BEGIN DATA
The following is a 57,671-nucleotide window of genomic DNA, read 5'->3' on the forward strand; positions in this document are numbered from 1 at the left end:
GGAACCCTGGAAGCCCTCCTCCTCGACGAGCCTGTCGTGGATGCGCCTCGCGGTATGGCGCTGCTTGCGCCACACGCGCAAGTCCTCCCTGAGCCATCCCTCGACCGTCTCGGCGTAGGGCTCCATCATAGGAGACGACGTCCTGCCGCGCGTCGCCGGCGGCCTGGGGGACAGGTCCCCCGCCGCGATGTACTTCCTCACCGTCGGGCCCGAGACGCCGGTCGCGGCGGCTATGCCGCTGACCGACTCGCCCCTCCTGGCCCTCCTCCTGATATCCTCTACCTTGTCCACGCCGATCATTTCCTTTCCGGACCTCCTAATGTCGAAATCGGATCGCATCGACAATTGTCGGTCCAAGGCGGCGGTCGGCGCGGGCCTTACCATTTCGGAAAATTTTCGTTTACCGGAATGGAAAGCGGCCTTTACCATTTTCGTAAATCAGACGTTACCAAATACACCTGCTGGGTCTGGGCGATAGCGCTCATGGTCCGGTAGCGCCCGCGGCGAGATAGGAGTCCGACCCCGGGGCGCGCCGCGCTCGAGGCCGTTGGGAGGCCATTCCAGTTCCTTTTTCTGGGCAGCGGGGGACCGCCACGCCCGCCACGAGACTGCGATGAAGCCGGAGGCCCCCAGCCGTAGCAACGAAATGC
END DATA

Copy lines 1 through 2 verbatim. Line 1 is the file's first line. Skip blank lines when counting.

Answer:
The following is a 57,671-nucleotide window of genomic DNA, read 5'->3' on the forward strand; positions in this document are numbered from 1 at the left end:
GGAACCCTGGAAGCCCTCCTCCTCGACGAGCCTGTCGTGGATGCGCCTCGCGGTATGGCGCTGCTTGCGCCACACGCGCAAGTCCTCCCTGAGCCATCCCTCGACCGTCTCGGCGTAGGGCTCCATCATAGGAGACGACGTCCTGCCGCGCGTCGCCGGCGGCCTGGGGGACAGGTCCCCCGCCGCGATGTACTTCCTCACCGTCGGGCCCGAGACGCCGGTCGCGGCGGCTATGCCGCTGACCGACTCGCCCCTCCTGGCCCTCCTCCTGATATCCTCTACCTTGTCCACGCCGATCATTTCCTTTCCGGACCTCCTAATGTCGAAATCGGATCGCATCGACAATTGTCGGTCCAAGGCGGCGGTCGGCGCGGGCCTTACCATTTCGGAAAATTTTCGTTTACCGGAATGGAAAGCGGCCTTTACCATTTTCGTAAATCAGACGTTACCAAATACACCTGCTGGGTCTGGGCGATAGCGCTCATGGTCCGGTAGCGCCCGCGGCGAGATAGGAGTCCGACCCCGGGGCGCGCCGCGCTCGAGGCCGTTGGGAGGCCATTCCAGTTCCTTTTTCTGGGCAGCGGGGGACCGCCACGCCCGCCACGAGACTGCGATGAAGCCGGAGGCCCCCAGCCGTAGCAACGAAATGC